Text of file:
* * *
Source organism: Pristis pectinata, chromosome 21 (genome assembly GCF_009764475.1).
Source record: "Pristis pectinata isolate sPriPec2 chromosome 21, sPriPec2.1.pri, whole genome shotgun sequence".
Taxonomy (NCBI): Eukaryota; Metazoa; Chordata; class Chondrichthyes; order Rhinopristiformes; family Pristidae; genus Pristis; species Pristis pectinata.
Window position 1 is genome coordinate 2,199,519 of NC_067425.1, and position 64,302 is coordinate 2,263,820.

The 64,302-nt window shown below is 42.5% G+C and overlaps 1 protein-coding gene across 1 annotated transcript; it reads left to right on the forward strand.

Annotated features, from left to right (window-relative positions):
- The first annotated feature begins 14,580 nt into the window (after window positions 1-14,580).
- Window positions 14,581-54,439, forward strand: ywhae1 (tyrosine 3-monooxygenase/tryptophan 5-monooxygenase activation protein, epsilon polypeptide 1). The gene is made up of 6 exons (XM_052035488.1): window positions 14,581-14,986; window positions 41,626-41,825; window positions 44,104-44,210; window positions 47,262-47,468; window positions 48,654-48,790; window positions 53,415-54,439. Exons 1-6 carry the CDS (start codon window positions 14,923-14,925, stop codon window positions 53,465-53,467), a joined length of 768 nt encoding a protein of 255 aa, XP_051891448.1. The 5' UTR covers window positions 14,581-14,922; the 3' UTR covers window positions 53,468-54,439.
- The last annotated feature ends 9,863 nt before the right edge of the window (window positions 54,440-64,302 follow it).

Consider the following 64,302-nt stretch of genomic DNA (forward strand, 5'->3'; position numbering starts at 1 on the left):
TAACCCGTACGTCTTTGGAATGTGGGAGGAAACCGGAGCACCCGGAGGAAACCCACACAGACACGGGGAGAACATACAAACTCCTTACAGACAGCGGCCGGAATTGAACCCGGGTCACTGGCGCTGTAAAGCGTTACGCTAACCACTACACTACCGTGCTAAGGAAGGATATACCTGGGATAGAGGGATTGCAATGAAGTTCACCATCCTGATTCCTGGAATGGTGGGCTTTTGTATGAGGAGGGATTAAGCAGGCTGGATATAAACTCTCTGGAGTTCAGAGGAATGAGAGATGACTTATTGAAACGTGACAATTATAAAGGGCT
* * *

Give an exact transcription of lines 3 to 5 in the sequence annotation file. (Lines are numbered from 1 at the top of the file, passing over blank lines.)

Taxonomy (NCBI): Eukaryota; Metazoa; Chordata; class Chondrichthyes; order Rhinopristiformes; family Pristidae; genus Pristis; species Pristis pectinata.
Window position 1 is genome coordinate 2,199,519 of NC_067425.1, and position 64,302 is coordinate 2,263,820.

The 64,302-nt window shown below is 42.5% G+C and overlaps 1 protein-coding gene across 1 annotated transcript; it reads left to right on the forward strand.